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Impacting the Big Economic Argument
Wednesday, August 22 2012
Download this file (DCor.ecnweb.FQ.08012012.WEBSITE.pdf)Frequency Questionnaire[ ]1676 Kb
Download this file (Dcor.econ.graphs.082212.WEBSITE.pdf)Graphs[ ]1837 Kb

These graphs analyze results from a national web survey of likely 2012 voters.  This experiment tested videos of nationally-recognized economists speaking about economic problems and presenting solutions based on their analysis.  This was a powerful and successful experiment, which produced a great deal of learning. We were able to successfully measure moment-to-moment reactions, speakers’ credibility and memorability, their impact on partisan economic positions, delivery on key tenets, and the big economic argument.[1]


Key findings:

·         Voters are still facing really tough times and that is the starting place for any analysis of the economy—things are tough economically, financially—which is why highlighting economic indicators like jobs numbers or economic growth do not receive an audience with voters.  Even asking about the biggest problem they face in their own lives (before giving any information about the economy) elicits almost completely economic responses: money, pay, and finances. And when we asked an open-ended question about the biggest economic problem we face, respondents were very clear: “jobs” minimized all other answers in response frequency analysis and “deficits” was not visible. 

·         However, concerns about spending and the deficit are powerful. We did win the argument, but only when both the framework and narrative were right.  Conservatives have a clear and simple message, which is memorable.  While voters did not immediately mention “deficits” in the initial open end, the most memorable phrases from the conservative economists become very clear in final open-ended testing.

·          Progressives’ strongest framework combines middle class with a developed argument about inequality.  In the post-video tests, this framework gave Democrats a 10-point advantage over Republicans on handling the economy and a 20-point advantage in the broad economic debate.

·         But the framework that combines middle class with a discussion of government spending and investment (exhibited by Paul Krugman in our experiment) does important work on pushing back against spending cuts and winning the big economic argument. In fact, in this framework, the broad progressive economic argument beats the conservative argument by 22 points -- the biggest margin of any of the frameworks.

·         Middle class combined with regulatory framework is problematic, as currently framed by our economists. This framework performs the weakest of all the frameworks in the broad economic argument pair and does not yield any learning, performing the same as the other frameworks in the regulation-based economic tenet pair.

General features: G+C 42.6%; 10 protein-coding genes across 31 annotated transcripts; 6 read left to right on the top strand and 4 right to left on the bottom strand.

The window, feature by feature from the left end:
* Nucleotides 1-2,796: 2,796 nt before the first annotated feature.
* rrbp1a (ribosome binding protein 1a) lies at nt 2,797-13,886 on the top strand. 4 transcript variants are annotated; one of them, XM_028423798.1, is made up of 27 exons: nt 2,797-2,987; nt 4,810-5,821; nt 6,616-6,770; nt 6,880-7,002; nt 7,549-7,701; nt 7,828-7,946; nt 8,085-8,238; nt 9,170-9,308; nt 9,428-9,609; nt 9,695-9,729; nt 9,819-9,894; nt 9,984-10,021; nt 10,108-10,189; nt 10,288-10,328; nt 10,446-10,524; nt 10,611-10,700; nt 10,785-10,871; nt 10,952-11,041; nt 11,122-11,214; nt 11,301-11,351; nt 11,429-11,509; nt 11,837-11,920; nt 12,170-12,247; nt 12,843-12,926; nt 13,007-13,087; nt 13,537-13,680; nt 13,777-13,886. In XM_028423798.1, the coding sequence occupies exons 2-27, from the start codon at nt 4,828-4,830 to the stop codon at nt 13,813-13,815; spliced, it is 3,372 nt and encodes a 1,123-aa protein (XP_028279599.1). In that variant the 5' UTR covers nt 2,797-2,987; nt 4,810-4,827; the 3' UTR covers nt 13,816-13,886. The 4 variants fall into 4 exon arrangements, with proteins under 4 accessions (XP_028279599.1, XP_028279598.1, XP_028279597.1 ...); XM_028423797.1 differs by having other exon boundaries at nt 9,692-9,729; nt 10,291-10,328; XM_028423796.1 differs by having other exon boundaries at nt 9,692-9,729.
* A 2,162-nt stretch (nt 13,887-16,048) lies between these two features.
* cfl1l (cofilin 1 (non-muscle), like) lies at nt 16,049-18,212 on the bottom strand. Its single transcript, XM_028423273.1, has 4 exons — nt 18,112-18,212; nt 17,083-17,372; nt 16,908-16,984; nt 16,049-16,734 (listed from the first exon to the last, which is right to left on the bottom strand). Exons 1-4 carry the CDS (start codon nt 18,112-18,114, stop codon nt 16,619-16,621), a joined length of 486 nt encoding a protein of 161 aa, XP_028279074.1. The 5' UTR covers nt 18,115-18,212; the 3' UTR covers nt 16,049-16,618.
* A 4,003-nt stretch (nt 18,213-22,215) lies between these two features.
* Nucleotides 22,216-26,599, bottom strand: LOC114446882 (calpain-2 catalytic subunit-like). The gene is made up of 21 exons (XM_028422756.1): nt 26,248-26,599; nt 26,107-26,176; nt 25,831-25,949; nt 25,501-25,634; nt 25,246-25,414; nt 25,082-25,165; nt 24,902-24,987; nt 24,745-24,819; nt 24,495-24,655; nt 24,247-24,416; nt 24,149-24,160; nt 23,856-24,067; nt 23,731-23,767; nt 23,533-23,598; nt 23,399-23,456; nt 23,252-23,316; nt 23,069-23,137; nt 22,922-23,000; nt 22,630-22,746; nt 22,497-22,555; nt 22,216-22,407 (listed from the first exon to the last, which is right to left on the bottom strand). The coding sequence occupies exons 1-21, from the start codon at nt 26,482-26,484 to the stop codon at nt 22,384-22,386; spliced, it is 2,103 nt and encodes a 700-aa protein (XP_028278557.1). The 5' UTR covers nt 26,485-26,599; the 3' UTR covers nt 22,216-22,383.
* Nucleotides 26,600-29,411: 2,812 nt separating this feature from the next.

·         Immediate reactions did not always translate linearly into advancing central progressive tenets and arguments.  Immediate reactions to the videos are important but are processed and then compared to additional information.  Some messages—particularly Krugman on spending, had an impact and produced learning even when they resulted in low scores during message testing.[2]



[1] This presentation reports on findings from a national web survey of 1,500 likely 2012 voters.  This survey utilized state-of-the-art web-based moment-to-moment video testing of political leaders and economists to show immediate responses to information about, and analysis of, the economy.  Respondents were members of a web survey panel recruited to take this survey. The instrument was administered via the internet.  The panel was screened using a series of questions to establish respondents’ likelihood to vote in November 2012.  n= 1,500 (1,500 weighted) conducted by Greenberg Quinlan Rosner Research for Democracy Corps July 28-August 1, 2012.  Our sample was controlled for (2012 likely voter) demographics, party identification, and certain thermometer ratings to make sure each experimental bloc of interviews was comparable politically and demographically to ensure that differences at the conclusion of the experiment were produced by the message exercise.

[2] Because videos were captured from different settings—roundtable discussions, television interviews, and speeches, it is important to note that there is a response differential resulting from the context of the videos.  All videos were followed by abbreviated textual messages of the video content, which were analyzed in two ways: first, to mitigate the impact of the video context, and second, to measure the impact of the speaker’s tone.